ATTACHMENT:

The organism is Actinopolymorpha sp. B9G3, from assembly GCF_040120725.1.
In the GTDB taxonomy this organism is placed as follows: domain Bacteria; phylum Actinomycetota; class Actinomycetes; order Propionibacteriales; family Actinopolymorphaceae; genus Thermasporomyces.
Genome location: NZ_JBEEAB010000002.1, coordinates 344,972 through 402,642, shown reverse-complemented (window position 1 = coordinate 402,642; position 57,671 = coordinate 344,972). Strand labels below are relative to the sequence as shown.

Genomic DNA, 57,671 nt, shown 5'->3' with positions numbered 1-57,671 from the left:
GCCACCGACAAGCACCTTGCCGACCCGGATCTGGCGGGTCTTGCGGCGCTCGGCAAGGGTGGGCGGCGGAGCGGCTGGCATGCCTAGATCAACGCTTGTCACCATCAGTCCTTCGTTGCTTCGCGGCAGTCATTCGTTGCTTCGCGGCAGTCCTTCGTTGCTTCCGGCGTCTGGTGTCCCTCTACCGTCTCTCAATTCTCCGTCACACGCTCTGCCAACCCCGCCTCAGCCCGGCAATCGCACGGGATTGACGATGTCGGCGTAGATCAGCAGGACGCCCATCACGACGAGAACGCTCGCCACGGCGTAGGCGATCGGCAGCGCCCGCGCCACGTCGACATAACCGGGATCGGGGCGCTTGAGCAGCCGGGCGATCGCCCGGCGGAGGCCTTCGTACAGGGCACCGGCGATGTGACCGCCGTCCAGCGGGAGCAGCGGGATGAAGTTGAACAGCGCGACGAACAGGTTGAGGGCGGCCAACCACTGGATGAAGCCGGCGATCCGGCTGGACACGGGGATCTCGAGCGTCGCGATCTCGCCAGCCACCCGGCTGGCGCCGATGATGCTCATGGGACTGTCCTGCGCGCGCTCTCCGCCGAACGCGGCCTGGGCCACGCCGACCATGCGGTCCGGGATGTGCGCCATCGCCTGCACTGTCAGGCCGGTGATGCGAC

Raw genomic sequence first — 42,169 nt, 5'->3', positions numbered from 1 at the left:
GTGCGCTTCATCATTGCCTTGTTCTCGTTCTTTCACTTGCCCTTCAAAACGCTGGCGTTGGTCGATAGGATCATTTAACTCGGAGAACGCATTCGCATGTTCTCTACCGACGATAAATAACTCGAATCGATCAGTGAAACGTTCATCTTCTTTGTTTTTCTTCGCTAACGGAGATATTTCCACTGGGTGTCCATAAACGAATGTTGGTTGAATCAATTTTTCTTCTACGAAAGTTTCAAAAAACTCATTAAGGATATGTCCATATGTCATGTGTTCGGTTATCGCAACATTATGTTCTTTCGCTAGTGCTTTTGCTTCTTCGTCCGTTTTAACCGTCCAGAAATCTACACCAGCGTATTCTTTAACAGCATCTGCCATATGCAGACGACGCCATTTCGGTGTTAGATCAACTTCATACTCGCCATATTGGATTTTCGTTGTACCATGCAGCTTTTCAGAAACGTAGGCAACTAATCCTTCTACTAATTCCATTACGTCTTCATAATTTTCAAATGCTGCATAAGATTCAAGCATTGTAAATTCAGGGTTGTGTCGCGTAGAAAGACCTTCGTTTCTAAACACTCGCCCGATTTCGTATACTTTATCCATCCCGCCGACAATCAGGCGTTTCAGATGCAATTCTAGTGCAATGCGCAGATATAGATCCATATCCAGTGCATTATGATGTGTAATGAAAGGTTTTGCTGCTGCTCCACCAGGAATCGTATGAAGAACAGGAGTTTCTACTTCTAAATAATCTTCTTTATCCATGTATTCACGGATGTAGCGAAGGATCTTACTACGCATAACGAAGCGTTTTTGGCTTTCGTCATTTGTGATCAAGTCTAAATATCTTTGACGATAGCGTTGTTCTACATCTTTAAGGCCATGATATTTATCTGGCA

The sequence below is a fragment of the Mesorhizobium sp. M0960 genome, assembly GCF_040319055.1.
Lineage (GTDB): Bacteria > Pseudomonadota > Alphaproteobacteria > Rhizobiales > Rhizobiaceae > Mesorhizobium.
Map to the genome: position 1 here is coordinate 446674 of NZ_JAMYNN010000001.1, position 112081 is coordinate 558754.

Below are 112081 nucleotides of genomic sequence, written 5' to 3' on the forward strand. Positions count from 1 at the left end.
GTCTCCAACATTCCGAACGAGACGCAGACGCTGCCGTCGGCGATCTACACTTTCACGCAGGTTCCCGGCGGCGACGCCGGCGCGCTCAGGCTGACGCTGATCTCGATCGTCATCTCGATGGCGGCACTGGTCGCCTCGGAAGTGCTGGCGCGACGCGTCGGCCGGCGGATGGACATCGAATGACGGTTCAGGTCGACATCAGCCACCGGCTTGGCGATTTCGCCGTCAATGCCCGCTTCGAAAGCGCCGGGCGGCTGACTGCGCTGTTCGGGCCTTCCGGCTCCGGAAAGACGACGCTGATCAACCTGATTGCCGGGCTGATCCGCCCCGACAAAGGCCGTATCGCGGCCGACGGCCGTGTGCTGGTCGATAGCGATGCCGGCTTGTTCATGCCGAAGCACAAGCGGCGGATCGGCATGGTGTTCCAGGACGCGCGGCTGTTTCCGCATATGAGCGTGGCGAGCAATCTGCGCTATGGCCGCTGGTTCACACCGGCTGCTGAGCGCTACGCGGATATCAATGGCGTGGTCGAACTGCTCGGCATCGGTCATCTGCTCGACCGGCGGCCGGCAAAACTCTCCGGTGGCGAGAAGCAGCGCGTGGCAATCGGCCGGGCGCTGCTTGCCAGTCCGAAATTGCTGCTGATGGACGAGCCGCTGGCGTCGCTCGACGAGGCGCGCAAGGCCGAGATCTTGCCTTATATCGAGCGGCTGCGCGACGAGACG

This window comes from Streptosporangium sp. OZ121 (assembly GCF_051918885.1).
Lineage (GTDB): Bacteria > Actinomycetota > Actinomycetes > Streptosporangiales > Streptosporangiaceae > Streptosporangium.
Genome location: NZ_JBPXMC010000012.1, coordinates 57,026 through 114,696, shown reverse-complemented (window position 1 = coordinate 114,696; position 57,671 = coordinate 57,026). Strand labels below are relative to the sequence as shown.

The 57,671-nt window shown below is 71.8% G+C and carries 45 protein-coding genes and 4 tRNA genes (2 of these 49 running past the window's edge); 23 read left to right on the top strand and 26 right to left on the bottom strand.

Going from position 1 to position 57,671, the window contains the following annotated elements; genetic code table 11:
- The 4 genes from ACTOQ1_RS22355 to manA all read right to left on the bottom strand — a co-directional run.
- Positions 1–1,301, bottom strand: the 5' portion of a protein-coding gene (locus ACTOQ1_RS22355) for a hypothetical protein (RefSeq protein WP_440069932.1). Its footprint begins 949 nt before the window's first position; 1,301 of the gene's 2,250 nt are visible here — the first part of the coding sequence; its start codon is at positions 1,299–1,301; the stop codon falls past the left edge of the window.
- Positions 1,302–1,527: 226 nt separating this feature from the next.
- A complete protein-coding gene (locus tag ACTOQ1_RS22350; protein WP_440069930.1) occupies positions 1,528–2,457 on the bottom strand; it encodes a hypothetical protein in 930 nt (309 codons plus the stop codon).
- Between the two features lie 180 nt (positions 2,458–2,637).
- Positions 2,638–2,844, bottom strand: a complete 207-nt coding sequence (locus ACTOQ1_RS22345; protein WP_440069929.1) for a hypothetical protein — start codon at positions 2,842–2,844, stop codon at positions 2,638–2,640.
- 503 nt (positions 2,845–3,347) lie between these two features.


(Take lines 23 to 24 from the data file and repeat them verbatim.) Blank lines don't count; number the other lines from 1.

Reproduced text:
- Positions 2,638–2,844, bottom strand: a complete 207-nt coding sequence (locus ACTOQ1_RS22345; protein WP_440069929.1) for a hypothetical protein — start codon at positions 2,842–2,844, stop codon at positions 2,638–2,640.
- 503 nt (positions 2,845–3,347) lie between these two features.